Summary justice combined with compulsory jetski insurance would solve many problems associated with tourists who are often forced to surrender their passports when they are arrested.
Confiscation of passports sometimes results in wayward tourists spending weeks longer than they intended on Phuket, and, in effect, increasing the penalty out of all proportion to the crime.
The governor, new to Phuket and its problems, is also looking closely at the use of jetskis on Phuket beaches, and the whole issue of tuk-tuks on the island.
The review is timely because an economic crisis in tourism will mean that there are simply too many tuk-tuks and jetskis for the present growing number of operators to survive next year's severe downturn.
Accusations of excessive tuk-tuk prices and jetski ''scams'' are also turning tourists away from Phuket at a time when Phuket needs to clean up its image.
Most tourist complaints to the Tourism Authority of Thailand concern the high price of tuk-tuks. Prices charged by drivers on Phuket are higher than anywhere else in Thailand.
Since a previous governor decided several years ago that jetskis should be phased out, the opposite has occurred.
Phuket has never had more jetskis, and never had so many accusations of jetski-related ''scams.''
Phuketwan has been told of one case where a British tourist was asked to hand over 230,000 baht for spurious ''damage'' to a jetski.
Another tourist, this time from Australia, handed over 100,000 baht in a similar false claim.
While Thais are hospitable and honest, a small minority in Patong see tourists as a source of quick, easy money.
Compulsory insurance for jetskis and rental motorcycles would push up costs, but eliminate hardship in case of serious accident and the ''scams.''
A Tourist Court has been suggested to the governor to solve other problems in Patong, especially cases where tourists commit minor crimes, often while drunk.
Passports are confiscated out of concern that offenders may abscond before a case is settled.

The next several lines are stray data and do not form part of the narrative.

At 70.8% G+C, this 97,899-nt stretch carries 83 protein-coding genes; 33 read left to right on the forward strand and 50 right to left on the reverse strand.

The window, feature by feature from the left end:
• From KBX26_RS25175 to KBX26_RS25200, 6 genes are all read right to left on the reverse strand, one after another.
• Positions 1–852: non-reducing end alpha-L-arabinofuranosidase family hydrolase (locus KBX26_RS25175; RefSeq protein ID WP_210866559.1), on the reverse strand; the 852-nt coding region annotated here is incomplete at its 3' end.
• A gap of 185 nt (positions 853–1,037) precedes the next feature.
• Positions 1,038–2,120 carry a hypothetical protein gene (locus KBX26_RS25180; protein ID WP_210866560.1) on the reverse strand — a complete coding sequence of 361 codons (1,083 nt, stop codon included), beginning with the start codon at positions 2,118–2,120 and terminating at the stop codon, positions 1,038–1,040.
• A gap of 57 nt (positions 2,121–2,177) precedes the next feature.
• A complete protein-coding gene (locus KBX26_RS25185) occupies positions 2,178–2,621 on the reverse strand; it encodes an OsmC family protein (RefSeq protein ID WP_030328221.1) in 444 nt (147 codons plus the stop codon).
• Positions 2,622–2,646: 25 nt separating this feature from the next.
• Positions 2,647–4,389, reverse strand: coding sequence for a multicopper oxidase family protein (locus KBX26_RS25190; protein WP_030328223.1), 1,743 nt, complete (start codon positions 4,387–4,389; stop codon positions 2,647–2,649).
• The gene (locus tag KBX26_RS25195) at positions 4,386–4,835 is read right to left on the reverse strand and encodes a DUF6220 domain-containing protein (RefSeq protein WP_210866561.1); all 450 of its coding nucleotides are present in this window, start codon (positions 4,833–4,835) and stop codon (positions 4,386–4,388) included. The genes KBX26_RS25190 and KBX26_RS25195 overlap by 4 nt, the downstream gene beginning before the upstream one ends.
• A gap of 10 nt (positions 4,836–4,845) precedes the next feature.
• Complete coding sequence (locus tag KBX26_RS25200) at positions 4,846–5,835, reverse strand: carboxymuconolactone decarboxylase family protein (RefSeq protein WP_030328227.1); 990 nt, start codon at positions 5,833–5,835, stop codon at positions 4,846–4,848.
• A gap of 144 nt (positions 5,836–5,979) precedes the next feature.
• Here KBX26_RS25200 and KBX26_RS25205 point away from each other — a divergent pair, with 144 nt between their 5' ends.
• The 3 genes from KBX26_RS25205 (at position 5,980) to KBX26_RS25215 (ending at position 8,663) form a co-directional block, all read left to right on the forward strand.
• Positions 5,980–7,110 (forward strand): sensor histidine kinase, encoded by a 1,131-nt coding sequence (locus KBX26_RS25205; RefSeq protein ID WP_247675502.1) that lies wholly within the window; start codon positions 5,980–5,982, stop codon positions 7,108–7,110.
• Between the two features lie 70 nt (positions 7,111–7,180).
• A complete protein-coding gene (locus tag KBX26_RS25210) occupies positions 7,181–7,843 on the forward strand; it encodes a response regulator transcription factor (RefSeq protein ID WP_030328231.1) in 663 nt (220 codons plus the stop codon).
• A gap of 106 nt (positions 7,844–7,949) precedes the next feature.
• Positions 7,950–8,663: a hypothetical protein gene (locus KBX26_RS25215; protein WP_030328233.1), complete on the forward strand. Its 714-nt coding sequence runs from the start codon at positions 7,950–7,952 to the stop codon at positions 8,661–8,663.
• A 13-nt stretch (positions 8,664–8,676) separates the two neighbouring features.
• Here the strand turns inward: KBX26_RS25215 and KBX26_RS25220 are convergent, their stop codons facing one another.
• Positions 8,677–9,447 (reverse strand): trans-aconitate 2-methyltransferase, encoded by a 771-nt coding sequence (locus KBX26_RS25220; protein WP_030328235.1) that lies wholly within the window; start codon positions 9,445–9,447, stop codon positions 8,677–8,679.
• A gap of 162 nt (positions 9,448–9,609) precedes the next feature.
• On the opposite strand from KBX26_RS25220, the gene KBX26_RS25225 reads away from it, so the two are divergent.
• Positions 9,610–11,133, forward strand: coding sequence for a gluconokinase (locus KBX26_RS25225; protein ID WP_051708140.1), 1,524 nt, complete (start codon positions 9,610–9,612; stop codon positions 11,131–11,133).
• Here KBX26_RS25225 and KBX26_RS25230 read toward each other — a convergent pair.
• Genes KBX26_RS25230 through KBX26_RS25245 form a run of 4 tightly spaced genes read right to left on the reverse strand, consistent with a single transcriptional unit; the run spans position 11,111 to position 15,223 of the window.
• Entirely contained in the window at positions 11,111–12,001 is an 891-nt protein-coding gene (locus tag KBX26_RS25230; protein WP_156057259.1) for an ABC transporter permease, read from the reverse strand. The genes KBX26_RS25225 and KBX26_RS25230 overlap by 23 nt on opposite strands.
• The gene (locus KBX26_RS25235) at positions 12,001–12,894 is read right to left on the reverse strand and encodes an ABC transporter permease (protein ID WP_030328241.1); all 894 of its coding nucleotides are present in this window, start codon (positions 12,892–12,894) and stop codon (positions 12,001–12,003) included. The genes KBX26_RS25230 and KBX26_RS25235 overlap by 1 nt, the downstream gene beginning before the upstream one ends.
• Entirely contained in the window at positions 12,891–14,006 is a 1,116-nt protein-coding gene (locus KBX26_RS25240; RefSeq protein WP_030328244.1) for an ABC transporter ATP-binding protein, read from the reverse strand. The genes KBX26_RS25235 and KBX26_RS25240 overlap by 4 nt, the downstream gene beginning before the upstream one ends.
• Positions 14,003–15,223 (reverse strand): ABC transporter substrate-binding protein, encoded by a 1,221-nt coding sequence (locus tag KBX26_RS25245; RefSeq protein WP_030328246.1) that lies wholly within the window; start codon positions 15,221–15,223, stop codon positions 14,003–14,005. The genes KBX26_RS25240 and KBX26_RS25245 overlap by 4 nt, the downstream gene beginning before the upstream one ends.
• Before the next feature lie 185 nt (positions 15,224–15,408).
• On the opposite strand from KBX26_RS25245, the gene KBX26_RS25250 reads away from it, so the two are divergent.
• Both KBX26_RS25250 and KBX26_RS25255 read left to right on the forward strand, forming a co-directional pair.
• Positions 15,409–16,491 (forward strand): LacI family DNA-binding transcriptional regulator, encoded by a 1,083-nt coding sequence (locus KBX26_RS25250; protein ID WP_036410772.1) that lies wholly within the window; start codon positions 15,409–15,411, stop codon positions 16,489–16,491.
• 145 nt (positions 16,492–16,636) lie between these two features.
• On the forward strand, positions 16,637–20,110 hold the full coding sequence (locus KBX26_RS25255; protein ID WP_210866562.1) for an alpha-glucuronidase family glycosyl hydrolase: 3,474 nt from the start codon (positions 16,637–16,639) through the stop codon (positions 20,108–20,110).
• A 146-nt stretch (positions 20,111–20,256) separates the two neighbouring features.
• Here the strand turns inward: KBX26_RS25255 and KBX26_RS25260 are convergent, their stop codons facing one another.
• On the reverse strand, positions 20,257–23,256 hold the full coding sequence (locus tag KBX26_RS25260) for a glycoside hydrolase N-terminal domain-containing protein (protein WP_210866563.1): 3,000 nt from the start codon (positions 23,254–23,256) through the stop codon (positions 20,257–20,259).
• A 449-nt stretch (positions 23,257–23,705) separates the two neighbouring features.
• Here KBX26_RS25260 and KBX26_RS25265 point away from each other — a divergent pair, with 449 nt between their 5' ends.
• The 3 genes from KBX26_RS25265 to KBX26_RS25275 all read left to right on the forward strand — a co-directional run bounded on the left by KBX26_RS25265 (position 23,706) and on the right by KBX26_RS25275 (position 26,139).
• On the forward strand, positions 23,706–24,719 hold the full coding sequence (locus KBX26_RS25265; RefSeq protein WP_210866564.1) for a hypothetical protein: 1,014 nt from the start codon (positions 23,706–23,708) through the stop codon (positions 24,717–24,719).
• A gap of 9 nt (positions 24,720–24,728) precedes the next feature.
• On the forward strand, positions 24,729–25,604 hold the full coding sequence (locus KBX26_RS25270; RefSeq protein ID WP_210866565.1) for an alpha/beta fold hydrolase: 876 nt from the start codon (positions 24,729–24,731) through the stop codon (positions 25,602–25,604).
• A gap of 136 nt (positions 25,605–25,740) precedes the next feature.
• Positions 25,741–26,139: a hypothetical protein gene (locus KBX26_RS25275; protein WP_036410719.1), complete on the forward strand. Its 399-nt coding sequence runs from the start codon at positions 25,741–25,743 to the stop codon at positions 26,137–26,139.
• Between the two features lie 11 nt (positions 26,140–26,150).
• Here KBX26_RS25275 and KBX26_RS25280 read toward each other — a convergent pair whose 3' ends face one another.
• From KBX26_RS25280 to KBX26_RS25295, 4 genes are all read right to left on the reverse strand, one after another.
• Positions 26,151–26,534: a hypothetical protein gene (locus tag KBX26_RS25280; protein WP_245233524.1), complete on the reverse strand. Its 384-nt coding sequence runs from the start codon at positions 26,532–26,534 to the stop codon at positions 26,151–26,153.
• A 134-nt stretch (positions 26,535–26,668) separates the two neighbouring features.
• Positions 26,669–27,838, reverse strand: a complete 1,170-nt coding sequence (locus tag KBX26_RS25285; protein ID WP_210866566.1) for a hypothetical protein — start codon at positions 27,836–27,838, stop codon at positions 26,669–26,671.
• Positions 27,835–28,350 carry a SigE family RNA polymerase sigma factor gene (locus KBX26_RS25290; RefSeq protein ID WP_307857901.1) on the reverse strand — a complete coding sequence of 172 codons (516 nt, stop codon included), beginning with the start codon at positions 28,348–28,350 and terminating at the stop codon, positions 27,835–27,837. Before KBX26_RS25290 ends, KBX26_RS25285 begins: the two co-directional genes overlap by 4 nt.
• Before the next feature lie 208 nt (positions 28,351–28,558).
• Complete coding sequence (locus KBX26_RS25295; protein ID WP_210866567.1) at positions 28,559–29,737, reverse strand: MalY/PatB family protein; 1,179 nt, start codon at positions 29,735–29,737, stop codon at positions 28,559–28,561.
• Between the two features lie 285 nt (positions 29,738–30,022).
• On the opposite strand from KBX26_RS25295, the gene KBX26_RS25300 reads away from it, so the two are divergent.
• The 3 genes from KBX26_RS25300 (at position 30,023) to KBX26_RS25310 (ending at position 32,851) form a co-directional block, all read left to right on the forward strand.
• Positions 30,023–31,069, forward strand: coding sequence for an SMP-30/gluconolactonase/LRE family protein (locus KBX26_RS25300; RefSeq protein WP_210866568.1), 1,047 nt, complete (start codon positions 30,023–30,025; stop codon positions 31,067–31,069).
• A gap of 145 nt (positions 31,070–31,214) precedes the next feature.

The practical injustice becomes evident in cases of petty theft especially.
When a young tourist who has been caught shoplifting a 50 baht chocolate bar from a convenience store has to stay on Phuket for an extra month awaiting a court appearance, the cost to the individual could tally thousands of dollars.
The person charged may have to pay for a flight home that they cannot catch, additional accommodation for the extended period, then a new flight home.
When the accused does eventually appear in court, the fine for such a minor crime can be determined as just 1000 baht or 1500 baht. But the practical penalty imposed amounts to thousands of dollars, and perhaps also a loss of income at home.
In some cases, family members also come to Phuket to help, adding to the extraordinary cost.
Similar hardship is caused in cases of uninsured motorcycle or jetski accidents, especially where serious injury occurs.
One case on the island where a young rider was injured involved his father mortgaging the family home to cover the cost of his son's treatment after a crash on an uninsured motorcycle.
With up to 50 percent fewer tourists forecast to visit the island next year, more people now making money from the industry are expected to turn to crime to make ends meet.
Governor Preecha appears to be reacting now to long-standing problems to stave off the inevitable negative social consequences of the airports blockade.